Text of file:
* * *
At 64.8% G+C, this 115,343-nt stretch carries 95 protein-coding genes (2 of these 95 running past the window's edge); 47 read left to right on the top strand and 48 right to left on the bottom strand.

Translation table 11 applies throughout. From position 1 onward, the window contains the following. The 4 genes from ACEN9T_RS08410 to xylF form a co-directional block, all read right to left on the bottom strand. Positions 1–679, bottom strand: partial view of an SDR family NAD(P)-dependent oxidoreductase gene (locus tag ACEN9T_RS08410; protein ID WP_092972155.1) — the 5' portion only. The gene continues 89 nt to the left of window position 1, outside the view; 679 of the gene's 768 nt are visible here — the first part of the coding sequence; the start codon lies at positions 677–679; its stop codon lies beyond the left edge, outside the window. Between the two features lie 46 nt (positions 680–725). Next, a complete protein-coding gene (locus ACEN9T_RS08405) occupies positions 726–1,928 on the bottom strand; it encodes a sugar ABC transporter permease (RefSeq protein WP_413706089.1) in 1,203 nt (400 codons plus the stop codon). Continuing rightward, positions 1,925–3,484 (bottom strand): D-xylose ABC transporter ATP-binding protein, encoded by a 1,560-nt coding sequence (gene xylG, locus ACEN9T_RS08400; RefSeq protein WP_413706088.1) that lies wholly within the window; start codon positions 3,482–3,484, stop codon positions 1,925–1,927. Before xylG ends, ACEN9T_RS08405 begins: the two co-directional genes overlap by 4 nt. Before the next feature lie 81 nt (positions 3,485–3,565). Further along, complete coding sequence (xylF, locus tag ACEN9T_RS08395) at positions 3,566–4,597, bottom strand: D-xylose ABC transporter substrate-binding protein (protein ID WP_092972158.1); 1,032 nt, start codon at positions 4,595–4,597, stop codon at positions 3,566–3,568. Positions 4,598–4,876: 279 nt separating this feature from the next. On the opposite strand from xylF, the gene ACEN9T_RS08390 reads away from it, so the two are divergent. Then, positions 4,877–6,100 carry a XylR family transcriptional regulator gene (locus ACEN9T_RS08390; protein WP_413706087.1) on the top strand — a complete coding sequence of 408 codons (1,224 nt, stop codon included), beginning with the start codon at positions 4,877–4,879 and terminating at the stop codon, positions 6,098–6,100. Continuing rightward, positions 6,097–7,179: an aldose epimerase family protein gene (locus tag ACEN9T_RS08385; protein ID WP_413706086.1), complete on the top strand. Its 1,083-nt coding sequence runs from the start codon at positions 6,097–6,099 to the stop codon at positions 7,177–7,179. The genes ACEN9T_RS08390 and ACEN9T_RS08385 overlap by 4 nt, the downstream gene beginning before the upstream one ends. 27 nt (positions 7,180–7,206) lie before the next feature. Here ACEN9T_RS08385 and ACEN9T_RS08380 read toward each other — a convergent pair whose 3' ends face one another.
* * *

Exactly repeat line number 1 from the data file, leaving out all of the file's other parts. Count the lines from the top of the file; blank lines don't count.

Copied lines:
At 64.8% G+C, this 115,343-nt stretch carries 95 protein-coding genes (2 of these 95 running past the window's edge); 47 read left to right on the top strand and 48 right to left on the bottom strand.